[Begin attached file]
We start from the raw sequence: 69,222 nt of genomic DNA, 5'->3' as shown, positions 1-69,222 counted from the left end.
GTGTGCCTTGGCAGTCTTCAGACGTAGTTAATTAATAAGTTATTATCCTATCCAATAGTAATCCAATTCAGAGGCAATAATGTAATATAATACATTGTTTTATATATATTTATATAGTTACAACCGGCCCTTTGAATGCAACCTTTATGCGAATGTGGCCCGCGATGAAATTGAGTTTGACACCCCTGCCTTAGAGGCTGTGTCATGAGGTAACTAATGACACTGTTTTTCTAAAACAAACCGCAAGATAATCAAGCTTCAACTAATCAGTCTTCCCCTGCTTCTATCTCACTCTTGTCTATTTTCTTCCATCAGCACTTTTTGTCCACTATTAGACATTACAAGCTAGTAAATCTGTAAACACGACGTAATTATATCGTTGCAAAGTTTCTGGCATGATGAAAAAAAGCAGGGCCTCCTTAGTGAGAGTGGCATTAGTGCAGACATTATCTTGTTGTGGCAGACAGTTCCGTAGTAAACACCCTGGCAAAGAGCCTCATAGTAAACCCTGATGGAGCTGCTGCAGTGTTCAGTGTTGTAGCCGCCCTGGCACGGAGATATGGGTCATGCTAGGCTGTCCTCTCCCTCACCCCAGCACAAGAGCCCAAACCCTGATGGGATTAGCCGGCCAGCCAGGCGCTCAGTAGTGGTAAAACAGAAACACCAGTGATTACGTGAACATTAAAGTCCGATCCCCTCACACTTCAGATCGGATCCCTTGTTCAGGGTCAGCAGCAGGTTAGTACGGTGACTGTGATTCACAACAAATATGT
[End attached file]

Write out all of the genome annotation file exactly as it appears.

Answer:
We start from the raw sequence: 69,222 nt of genomic DNA, 5'->3' as shown, positions 1-69,222 counted from the left end.
GTGTGCCTTGGCAGTCTTCAGACGTAGTTAATTAATAAGTTATTATCCTATCCAATAGTAATCCAATTCAGAGGCAATAATGTAATATAATACATTGTTTTATATATATTTATATAGTTACAACCGGCCCTTTGAATGCAACCTTTATGCGAATGTGGCCCGCGATGAAATTGAGTTTGACACCCCTGCCTTAGAGGCTGTGTCATGAGGTAACTAATGACACTGTTTTTCTAAAACAAACCGCAAGATAATCAAGCTTCAACTAATCAGTCTTCCCCTGCTTCTATCTCACTCTTGTCTATTTTCTTCCATCAGCACTTTTTGTCCACTATTAGACATTACAAGCTAGTAAATCTGTAAACACGACGTAATTATATCGTTGCAAAGTTTCTGGCATGATGAAAAAAAGCAGGGCCTCCTTAGTGAGAGTGGCATTAGTGCAGACATTATCTTGTTGTGGCAGACAGTTCCGTAGTAAACACCCTGGCAAAGAGCCTCATAGTAAACCCTGATGGAGCTGCTGCAGTGTTCAGTGTTGTAGCCGCCCTGGCACGGAGATATGGGTCATGCTAGGCTGTCCTCTCCCTCACCCCAGCACAAGAGCCCAAACCCTGATGGGATTAGCCGGCCAGCCAGGCGCTCAGTAGTGGTAAAACAGAAACACCAGTGATTACGTGAACATTAAAGTCCGATCCCCTCACACTTCAGATCGGATCCCTTGTTCAGGGTCAGCAGCAGGTTAGTACGGTGACTGTGATTCACAACAAATATGT